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|Title:||Antiangiogenic and Antitumor Effects of Trypanosoma cruzi Calreticulin|
|Authors:||López, Nandy C.|
Schwaeble, Wilhelm J.
|Publisher:||Public Library of Science|
|Citation:||PLoS Neglected Tropical Diseases, 2010, 4 (7), e730|
|Abstract:||Background: In Latin America, 18 million people are infected with Trypanosoma cruzi, the agent of Chagas' disease, with the greatest economic burden. Vertebrate calreticulins (CRT) are multifunctional, intra- and extracellular proteins. In the endoplasmic reticulum (ER) they bind calcium and act as chaperones. Since human CRT (HuCRT) is antiangiogenic and suppresses tumor growth, the presence of these functions in the parasite orthologue may have consequences in the host/parasite interaction. Previously, we have cloned and expressed T. cruzi calreticulin (TcCRT) and shown that TcCRT, translocated from the ER to the area of trypomastigote flagellum emergence, promotes infectivity, inactivates the complement system and inhibits angiogenesis in the chorioallantoid chicken egg membrane. Most likely, derived from these properties, TcCRT displays in vivo inhibitory effects against an experimental mammary tumor. Methodology and Principal Findings: TcCRT (or its N-terminal vasostatin-like domain, N-TcCRT) a) Abrogates capillary growth in the ex vivo rat aortic ring assay, b) Inhibits capillary morphogenesis in a human umbilical vein endothelial cell (HUVEC) assay, c) Inhibits migration and proliferation of HUVECs and the human endothelial cell line Eahy926. In these assays TcCRT was more effective, in molar terms, than HuCRT: d) In confocal microscopy, live HUVECs and EAhy926 cells, are recognized by FITC-TcCRT, followed by its internalization and accumulation around the host cell nuclei, a phenomenon that is abrogated by Fucoidin, a specific scavenger receptor ligand and, e) Inhibits in vivo the growth of the murine mammary TA3 MTXR tumor cell line. Conclusions/Significance: We describe herein antiangiogenic and antitumor properties of a parasite chaperone molecule, specifically TcCRT. Perhaps, by virtue of its capacity to inhibit angiogenesis (and the complement system), TcCRT is anti-inflammatory, thus impairing the antiparasite immune response. The TcCRT antiangiogenic effect could also explain, at least partially, the in vivo antitumor effects reported herein and the reports proposing antitumor properties for T. cruzi infection.|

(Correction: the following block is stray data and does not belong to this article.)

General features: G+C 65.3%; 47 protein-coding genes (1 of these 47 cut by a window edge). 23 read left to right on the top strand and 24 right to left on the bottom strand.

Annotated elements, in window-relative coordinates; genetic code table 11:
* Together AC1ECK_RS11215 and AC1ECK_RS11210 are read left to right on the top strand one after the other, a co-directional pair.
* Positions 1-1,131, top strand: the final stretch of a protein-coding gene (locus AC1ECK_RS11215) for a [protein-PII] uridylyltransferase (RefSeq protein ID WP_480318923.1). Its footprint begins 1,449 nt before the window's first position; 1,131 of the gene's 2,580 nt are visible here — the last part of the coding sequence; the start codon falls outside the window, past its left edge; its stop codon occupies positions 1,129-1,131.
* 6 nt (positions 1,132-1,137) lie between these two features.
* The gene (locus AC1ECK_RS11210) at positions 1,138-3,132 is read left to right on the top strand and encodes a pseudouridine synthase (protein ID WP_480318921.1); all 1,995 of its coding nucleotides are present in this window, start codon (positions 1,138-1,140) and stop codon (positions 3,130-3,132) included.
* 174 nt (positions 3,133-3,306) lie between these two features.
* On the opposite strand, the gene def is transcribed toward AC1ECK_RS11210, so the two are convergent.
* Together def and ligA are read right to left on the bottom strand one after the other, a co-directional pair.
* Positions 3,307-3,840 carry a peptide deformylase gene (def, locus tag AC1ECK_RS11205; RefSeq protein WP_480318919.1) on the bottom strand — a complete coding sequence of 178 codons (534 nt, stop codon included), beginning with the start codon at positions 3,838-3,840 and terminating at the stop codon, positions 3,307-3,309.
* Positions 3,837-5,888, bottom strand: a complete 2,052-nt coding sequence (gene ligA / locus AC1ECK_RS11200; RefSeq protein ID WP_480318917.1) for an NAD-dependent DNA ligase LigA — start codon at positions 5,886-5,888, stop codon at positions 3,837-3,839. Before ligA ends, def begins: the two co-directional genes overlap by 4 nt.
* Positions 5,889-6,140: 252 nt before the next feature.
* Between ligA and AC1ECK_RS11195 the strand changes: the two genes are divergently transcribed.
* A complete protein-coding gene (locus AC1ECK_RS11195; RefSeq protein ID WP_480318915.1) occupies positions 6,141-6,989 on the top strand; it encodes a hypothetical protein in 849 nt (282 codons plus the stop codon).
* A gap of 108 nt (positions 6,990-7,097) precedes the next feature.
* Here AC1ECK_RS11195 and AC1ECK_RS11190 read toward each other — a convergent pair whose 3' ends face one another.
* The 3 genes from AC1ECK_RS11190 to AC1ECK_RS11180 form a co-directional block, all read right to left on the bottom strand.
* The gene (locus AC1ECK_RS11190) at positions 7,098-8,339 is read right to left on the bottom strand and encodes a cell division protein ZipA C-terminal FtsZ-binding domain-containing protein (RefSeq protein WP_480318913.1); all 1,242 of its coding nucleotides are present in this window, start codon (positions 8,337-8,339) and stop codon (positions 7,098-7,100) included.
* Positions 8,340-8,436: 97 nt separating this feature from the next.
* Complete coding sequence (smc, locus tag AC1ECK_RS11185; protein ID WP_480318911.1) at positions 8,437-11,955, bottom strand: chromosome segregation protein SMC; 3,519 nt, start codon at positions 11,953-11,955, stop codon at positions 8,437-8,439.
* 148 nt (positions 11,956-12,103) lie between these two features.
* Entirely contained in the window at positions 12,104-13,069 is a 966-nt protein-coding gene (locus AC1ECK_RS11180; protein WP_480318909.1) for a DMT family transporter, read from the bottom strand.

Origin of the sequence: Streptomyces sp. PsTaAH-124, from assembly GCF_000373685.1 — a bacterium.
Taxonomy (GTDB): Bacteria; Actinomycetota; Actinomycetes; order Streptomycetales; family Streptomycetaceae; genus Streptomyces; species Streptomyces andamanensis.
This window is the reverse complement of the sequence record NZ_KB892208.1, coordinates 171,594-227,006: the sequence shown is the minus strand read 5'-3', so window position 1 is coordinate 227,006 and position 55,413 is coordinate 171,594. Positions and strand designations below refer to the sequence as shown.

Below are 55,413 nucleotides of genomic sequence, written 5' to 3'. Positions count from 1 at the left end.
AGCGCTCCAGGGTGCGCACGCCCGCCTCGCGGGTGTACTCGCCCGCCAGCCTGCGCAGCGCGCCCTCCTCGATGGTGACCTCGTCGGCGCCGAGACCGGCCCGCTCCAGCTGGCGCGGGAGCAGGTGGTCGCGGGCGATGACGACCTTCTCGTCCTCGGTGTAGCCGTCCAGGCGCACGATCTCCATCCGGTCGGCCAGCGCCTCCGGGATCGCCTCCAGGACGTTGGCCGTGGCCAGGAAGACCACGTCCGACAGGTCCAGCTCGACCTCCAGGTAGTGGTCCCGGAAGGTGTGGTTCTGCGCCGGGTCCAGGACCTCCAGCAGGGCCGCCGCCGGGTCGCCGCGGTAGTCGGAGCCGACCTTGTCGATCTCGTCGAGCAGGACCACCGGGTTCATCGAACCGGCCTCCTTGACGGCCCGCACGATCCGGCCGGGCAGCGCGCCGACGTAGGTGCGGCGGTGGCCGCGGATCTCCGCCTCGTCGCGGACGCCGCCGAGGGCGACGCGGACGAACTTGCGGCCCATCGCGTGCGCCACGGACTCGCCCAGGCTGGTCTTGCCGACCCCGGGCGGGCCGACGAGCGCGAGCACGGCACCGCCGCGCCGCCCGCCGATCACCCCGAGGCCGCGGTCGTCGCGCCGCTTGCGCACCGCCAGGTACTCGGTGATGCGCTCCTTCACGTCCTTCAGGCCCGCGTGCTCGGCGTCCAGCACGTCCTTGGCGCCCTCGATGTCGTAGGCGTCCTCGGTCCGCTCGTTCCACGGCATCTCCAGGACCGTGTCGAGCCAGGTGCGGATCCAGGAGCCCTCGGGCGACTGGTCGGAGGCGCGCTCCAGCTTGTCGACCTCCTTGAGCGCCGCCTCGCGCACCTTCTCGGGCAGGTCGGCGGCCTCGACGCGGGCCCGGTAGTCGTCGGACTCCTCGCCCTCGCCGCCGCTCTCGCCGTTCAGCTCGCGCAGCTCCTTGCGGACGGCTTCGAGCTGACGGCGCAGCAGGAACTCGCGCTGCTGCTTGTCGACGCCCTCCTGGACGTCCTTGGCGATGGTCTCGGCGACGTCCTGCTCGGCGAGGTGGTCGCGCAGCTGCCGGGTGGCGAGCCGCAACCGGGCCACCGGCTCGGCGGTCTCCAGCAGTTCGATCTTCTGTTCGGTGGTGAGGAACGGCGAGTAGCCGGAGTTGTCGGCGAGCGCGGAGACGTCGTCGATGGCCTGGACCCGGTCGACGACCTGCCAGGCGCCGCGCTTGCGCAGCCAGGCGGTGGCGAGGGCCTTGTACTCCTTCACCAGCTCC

|Rights:||This article is licensed under a Creative Commons Attribution License.|
This is the final publisher edited version of the paper published as PLoS Neglected Tropical Diseases, 2010, 4 (7), e730. This version was first published at http://www.plosntds.org, Doi: 10.1371/journal.pntd.0000730.
|Appears in Collections:||Published Articles, Dept. of Infection, Immunity and Inflammation|
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